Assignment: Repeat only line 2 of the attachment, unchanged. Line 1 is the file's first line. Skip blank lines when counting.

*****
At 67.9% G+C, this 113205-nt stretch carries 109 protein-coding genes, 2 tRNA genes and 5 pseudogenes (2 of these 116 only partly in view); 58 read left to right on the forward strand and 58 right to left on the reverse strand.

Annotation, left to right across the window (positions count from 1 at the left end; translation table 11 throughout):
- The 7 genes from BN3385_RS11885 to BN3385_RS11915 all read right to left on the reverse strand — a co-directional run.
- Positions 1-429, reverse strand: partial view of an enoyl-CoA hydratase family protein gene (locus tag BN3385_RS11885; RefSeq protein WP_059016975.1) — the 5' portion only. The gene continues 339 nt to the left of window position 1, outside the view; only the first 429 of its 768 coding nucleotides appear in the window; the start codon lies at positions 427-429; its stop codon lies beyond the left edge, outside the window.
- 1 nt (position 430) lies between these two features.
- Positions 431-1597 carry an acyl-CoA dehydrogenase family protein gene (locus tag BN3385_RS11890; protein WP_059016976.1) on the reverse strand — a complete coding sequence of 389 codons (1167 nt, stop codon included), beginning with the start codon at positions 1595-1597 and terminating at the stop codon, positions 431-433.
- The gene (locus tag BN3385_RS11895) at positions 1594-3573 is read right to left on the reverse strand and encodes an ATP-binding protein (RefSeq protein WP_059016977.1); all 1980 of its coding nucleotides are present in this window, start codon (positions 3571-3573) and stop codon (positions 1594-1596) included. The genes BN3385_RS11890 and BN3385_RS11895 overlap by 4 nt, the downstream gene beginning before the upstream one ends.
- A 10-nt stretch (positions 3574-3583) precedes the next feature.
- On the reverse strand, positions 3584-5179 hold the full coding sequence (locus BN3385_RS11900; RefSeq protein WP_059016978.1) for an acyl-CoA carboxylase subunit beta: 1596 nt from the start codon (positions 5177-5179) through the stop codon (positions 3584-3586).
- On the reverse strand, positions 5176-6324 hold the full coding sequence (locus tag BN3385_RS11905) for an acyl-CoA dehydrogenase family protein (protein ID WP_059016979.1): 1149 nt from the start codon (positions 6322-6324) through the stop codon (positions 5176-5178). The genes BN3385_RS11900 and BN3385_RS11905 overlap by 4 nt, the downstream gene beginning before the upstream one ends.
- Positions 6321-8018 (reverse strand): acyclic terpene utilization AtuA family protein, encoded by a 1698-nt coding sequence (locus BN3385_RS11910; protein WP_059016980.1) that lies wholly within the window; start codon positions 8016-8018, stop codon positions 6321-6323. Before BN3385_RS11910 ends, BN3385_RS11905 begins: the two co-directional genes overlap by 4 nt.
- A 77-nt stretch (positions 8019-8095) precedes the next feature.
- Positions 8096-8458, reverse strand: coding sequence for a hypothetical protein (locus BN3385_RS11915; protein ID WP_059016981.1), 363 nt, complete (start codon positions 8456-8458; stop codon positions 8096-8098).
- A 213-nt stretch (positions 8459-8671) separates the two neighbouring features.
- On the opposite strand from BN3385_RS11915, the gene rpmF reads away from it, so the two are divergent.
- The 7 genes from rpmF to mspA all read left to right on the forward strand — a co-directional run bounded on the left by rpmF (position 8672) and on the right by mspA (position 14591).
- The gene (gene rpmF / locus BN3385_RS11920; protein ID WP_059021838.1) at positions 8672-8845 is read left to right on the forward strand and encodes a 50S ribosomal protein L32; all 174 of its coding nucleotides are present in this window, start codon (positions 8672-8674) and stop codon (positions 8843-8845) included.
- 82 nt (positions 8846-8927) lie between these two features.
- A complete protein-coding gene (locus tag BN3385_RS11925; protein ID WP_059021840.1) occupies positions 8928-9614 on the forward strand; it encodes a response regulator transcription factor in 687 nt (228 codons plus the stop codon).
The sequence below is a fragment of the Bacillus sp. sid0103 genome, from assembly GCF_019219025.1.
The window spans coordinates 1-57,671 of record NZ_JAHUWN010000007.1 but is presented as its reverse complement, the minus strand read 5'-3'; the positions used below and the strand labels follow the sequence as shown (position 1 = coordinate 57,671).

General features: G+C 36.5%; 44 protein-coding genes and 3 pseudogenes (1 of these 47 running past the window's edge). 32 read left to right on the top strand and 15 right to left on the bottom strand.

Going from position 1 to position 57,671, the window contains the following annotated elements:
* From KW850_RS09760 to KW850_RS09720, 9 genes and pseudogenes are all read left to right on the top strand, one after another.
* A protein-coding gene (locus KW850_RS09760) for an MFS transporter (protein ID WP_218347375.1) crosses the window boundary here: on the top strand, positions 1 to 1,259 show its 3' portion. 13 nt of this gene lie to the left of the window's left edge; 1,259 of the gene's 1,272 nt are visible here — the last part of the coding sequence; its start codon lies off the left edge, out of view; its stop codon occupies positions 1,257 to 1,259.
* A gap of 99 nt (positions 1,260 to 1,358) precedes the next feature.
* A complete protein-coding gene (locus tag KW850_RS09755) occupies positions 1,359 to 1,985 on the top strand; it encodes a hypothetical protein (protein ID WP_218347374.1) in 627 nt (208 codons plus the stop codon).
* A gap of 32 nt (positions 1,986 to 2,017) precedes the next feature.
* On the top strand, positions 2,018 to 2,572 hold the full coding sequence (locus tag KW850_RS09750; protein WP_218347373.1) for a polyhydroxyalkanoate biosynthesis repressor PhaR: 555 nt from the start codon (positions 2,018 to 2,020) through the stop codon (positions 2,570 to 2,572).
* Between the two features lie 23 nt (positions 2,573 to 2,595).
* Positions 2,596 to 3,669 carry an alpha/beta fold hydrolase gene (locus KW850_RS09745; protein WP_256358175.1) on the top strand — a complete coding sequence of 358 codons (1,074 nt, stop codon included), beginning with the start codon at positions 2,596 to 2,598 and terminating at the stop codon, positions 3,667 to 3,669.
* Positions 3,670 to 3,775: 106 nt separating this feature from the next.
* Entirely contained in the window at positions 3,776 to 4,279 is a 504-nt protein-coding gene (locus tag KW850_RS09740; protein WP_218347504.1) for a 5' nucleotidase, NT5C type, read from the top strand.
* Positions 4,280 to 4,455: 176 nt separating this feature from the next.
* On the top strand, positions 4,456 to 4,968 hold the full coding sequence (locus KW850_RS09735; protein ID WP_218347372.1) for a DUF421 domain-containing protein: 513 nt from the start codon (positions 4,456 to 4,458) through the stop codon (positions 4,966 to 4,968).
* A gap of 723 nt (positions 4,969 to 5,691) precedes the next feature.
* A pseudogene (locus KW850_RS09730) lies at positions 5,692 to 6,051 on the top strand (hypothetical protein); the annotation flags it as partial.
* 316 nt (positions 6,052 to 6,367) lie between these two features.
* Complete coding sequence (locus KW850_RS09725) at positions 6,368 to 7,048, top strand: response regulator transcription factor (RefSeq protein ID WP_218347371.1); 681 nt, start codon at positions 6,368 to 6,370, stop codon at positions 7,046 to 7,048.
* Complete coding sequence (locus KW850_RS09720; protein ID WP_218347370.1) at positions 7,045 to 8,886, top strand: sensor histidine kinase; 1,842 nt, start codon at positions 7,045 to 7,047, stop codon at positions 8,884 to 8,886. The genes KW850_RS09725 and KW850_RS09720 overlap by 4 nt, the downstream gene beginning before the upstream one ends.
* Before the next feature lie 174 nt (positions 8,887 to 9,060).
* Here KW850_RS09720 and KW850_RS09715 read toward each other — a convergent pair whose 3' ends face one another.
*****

Annotation, left to right across the window (positions count from 1 at the left end; translation table 11 throughout):